Building safe, cyclone-proof training centres

After experiencing the devastation caused by Cyclone Ivy in 2004, Oxfam saw a real need to help improve the construction quality of the Rural Training Centre buildings.

Improving the quality of construction at Rural Training Centres

 

Lorokau Rural Training Centre students cementing floor. Photo: Jane Ussher/Oxfam
Lorokau Rural Training Centre students cementing the floor.

 

The majority of the training centres are built with traditional bush materials that struggle to withstand the onslaught each cyclone season. Some communities have to rebuild their training centre every year.

Oxfam has so far built six new centres with two more under construction. The centres are built within, or very close to surrounding villages, and constructed with permanent, solid materials for the community to shelter in when the cyclones blast through.

Each new centre has its own latrine and a 5000 litre water tank with tap stand and concrete base, harvesting fresh rainwater from the roof for the whole community to use every day, and in an emergency.

Lorakau Village was flattened in 2004 by Cyclone Ivy, and it took the community a full year to rebuild.

Last year, the community and students all pitched in to build their new cyclone-proof training centre, enabling the students to put in to practice the chapters in their construction modules – cementing floors, brick-making, painting and furniture building.

This was a rare opportunity for the female students to learn handy construction skills, traditionally reserved for the boys. The community was fully consulted on where best to situate the centre and its water supply so its benefits can reach the whole community.

Cyclone-proof and safe

 

Willy Naieu, manager of the Lorakau Village Rural Training Centre. Photo: Jane Ussher/Oxfam
Willy Naieu, manager of the Lorakau Village Rural Training Centre.

 

Lorakau training centre manager, Willy Naieu said the previous centre was made of local materials and the school was unsafe.

“When it rained all the books would get wet, and the community had nothing to shelter in. But now the community is very happy because in the future when they have to face a cyclone, all the books, the students, and their families will have something to hide inside that’s safe and dry,” he says.

Willy says the water tank has made a big difference because the burden has been lifted from the women and children, who used to have to walk 3km down to the creek up to five times a day.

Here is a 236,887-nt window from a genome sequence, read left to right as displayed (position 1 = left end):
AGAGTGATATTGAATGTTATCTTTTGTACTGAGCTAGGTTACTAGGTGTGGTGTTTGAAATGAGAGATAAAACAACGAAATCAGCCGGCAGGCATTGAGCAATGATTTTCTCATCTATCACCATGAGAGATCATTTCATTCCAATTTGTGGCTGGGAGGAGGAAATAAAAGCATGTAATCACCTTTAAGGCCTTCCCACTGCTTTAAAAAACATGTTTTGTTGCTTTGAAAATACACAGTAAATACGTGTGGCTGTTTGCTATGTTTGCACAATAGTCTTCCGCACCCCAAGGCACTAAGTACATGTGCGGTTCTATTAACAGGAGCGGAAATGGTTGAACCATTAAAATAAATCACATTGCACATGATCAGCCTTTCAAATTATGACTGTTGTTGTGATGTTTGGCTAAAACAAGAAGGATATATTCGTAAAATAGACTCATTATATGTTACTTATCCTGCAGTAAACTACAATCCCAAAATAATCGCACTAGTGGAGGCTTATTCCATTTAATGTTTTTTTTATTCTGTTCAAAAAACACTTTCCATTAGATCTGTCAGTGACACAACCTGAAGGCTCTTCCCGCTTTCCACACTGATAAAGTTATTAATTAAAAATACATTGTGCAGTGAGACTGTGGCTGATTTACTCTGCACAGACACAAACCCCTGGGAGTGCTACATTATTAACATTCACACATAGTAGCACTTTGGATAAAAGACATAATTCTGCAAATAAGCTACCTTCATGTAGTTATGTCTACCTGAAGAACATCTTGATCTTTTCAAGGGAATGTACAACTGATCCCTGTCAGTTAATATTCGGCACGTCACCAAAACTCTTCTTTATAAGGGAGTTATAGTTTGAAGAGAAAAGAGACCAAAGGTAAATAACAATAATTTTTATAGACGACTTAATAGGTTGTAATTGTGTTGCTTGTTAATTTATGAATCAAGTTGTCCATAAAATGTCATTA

“Before the community had to go down to the creek to fetch their water with buckets and then walk back again to their houses, but sometimes the creek would be dry. Now with our new water tank when it rains the tank remains full and the community and students just come to get it.”

Opportunity for the community

 

Irrigating the vegetable patch. Photo: Jane Ussher/Oxfam.
Irrigating the vegetable patch.

 

The water tank and latrines onsite has meant the students can put in to practice their lessons such as hand-washing and food preparation, or irrigating the extensive vegetable patch full of taro, yams, cabbage and coffee plants.

The accessible flow of fresh, clean water has also allowed for a boys' and girls' dormitory to be built for students who live too far to travel each day.

With everyone lending a helping hand in the construction of the community’s new centre, there is a real sense of pride in the building with the desire and new skills to maintain it. The centre also doubles as a community centre at night and on the weekends for adult learning classes and church meetings.

“In the future those students who gain some skills can go back to their community and help build the family houses, set up small businesses and farming and also find a job in the town – that’s very privileged for them because without that opportunity they would just do nothing,” Willy says.

“After students graduate and go out in the community for employment I feel very proud.”

Developing a sustainable water supply

 

Collecting water at napil Rural Training Centre. Photo: Jane Ussher/Oxfam
Collecting water at napil Rural Training Centre.

 

Oxfam is working in Vanuatu with the government, the private sector and local organisations to develop a National Water Resource Strategy.

With the competing demands brought about by Vanuatu’s growing population and urban drift, and a shift from a predominantly subsistence economy to a cash-economy, water has become a precious resource.

The aim of the strategy is to ensure sustainable and equitable access to safe water for all the people of Vanuatu, as well as supporting improved public health, and social and economic development.

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  • Back to school in Vanuatu
    Young people in rural Vanuatu are getting a second chance at an education. At least 4000 students, some as young as 10 years old, are pushed out of formal education each year in Vanuatu. The network of small rural training centres is catching more than 500 of those young people every year and giving them new opportunities to learn.
  • Oxfam's parter in Vanuatu, VRDTCA, is a network of vocational based schools designed for young people who have been pushed out of the formal educational system and provides them with training in specific skills to improve the quality of life in rural areas.